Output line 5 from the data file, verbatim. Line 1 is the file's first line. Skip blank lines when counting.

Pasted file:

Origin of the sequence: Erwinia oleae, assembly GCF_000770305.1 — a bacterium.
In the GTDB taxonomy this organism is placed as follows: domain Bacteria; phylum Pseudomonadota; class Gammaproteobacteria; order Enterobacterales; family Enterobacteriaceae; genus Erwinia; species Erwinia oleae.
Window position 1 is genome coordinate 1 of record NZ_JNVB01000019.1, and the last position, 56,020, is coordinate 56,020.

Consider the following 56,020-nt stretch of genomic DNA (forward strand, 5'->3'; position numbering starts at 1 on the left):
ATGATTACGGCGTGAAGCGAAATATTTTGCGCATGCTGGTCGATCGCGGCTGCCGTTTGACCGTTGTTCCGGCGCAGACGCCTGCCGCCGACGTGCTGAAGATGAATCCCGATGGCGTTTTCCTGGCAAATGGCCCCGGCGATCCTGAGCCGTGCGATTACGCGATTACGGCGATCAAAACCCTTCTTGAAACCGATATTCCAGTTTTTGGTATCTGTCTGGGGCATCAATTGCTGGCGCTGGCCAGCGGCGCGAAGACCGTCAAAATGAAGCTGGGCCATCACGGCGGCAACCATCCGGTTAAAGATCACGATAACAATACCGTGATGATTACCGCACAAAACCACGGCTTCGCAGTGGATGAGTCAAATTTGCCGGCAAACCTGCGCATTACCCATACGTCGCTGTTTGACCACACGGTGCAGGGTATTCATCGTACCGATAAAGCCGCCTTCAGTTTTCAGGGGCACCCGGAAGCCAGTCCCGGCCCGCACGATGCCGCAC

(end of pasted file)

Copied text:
ATGATTACGGCGTGAAGCGAAATATTTTGCGCATGCTGGTCGATCGCGGCTGCCGTTTGACCGTTGTTCCGGCGCAGACGCCTGCCGCCGACGTGCTGAAGATGAATCCCGATGGCGTTTTCCTGGCAAATGGCCCCGGCGATCCTGAGCCGTGCGATTACGCGATTACGGCGATCAAAACCCTTCTTGAAACCGATATTCCAGTTTTTGGTATCTGTCTGGGGCATCAATTGCTGGCGCTGGCCAGCGGCGCGAAGACCGTCAAAATGAAGCTGGGCCATCACGGCGGCAACCATCCGGTTAAAGATCACGATAACAATACCGTGATGATTACCGCACAAAACCACGGCTTCGCAGTGGATGAGTCAAATTTGCCGGCAAACCTGCGCATTACCCATACGTCGCTGTTTGACCACACGGTGCAGGGTATTCATCGTACCGATAAAGCCGCCTTCAGTTTTCAGGGGCACCCGGAAGCCAGTCCCGGCCCGCACGATGCCGCAC